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NTSB: No Problem Found With Brakes Of Derailed Train

6:10 PM, Dec 3, 2013   |    comments
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Michael Winter, Theresa Juva-Brown and Lee Higgins, USA TODAY    

Tests performed along the Hudson River route of the Metro-North train that derailed Sunday showed no problems with the brakes before the high-speed crash on a sharp curve, the National Transportation Safety Board said Tuesday.

The train's data recorders showed that normal testing of the brakes at stations and en route indicated "no anomalies," NTSB member Earl Weener said at a late-afternoon briefing.

"There's no indication that the brake systems were not functioning normally," he said.

Weener noted that the automatic systems known as positive train control, "possibly could have prevented" the accident, which killed four and injured 63. Data recorders showed the train was traveling 82 mph heading into a 30-mph curve in the Bronx just seconds before the derailment.

Weener also announced that alcohol tests of the engineer, William Rockefeller, and the other crew members were negative.

Investigators Tuesday afternoon were interviewing 46-year-old Rockefeller, who Weener said had been a Metro-North engineer for 10 years. He began driving the Hudson Line full time on Nov. 17.

Rockefeller was in the second day of a routine five-day schedule, and he "would have had time for full restorative sleep" from his usual nine-hour shift the day before, Weener said. Rockefeller reported for work at 5:04 a.m. Sunday; the accident happened at 7:20 a.m.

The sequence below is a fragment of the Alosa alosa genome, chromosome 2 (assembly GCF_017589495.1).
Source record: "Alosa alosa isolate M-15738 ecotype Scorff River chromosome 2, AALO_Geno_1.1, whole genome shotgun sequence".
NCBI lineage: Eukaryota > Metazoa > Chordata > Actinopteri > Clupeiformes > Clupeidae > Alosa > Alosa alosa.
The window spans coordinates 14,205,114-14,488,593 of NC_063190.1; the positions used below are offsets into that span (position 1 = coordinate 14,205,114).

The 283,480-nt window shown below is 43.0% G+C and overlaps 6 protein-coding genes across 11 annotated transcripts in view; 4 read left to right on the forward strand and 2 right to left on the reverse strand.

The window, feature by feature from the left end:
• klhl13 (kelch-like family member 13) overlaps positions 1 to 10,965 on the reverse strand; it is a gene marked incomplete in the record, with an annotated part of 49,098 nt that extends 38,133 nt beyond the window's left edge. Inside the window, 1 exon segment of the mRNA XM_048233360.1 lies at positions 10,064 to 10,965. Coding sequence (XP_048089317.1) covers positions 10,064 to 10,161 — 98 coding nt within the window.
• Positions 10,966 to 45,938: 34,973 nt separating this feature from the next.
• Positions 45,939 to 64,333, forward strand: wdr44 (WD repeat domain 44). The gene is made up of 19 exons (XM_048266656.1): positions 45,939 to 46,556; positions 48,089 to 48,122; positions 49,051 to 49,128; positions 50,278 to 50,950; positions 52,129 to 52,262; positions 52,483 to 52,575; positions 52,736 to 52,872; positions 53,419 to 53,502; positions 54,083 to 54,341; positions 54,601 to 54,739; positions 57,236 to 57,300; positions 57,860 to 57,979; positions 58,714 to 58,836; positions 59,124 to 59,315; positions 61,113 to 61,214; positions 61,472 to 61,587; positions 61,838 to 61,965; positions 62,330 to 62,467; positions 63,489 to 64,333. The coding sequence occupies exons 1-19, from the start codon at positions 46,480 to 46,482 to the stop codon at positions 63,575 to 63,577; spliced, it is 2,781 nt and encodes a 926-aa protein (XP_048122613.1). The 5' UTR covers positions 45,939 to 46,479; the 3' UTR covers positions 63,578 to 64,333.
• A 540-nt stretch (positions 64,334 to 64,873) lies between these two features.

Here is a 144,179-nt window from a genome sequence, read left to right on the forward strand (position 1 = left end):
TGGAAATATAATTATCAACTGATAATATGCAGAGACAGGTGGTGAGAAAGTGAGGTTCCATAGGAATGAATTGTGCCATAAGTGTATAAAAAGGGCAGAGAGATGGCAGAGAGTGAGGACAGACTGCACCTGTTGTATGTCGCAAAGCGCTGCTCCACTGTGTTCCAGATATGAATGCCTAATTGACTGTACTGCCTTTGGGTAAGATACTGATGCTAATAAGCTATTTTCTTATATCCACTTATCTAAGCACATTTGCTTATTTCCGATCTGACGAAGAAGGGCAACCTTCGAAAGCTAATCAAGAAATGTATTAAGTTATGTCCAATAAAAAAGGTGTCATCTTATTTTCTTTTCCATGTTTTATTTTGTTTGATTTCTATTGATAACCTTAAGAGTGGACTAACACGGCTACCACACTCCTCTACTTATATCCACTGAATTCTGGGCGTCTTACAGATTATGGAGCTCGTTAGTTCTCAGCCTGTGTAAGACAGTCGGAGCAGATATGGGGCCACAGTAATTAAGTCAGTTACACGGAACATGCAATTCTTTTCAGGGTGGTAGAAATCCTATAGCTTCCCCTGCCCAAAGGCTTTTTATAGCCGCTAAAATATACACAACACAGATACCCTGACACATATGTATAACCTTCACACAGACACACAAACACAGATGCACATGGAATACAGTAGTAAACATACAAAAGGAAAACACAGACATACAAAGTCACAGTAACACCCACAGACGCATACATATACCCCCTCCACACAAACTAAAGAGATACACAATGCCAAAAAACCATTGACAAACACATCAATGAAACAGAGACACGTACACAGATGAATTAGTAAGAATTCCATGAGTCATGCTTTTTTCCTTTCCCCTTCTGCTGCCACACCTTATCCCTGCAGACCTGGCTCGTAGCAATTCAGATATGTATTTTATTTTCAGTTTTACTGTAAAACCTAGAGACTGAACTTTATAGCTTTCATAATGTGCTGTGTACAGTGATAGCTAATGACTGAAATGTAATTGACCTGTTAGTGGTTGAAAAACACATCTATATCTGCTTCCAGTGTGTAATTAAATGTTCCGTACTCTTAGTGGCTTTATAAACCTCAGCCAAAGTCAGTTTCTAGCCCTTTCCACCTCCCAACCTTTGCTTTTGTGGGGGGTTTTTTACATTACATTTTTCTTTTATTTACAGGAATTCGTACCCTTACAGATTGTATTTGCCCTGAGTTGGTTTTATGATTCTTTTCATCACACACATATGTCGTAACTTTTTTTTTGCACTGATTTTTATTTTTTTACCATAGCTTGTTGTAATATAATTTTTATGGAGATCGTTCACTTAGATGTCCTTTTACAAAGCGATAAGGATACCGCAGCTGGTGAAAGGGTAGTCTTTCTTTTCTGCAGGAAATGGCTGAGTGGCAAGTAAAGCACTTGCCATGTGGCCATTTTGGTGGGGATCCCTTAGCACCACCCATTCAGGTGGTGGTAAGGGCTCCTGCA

STORY: Train was going 82 mph into curve before crash

STORY: NTSB already was investigating Metro-North

Local media reported earlier Tuesday that investigators believe Rockefeller may have been distracted or possibly asleep before the crash.

Investigators have not yet looked at data from his cell phone to determine if it played a role.

Rockefeller is "distraught over loss of life," so his interview Monday with investigators was cut short, Anthony Bottalico, of the Association of Commuter Rail Employees, told The Journal News of Westchester. "He hasn't slept."

Rockefeller has been swarmed by reporters since he was released from the hospital and has been forced to leave his home in Germantown, N.Y., Bottalico said, declining to say where he is staying.

Bottalico also declined to comment on the preliminary findings regarding the train's speed.

Local media were reporting Tuesday that investigators believe Rockefeller may have been distracted or possibly asleep before the crash.

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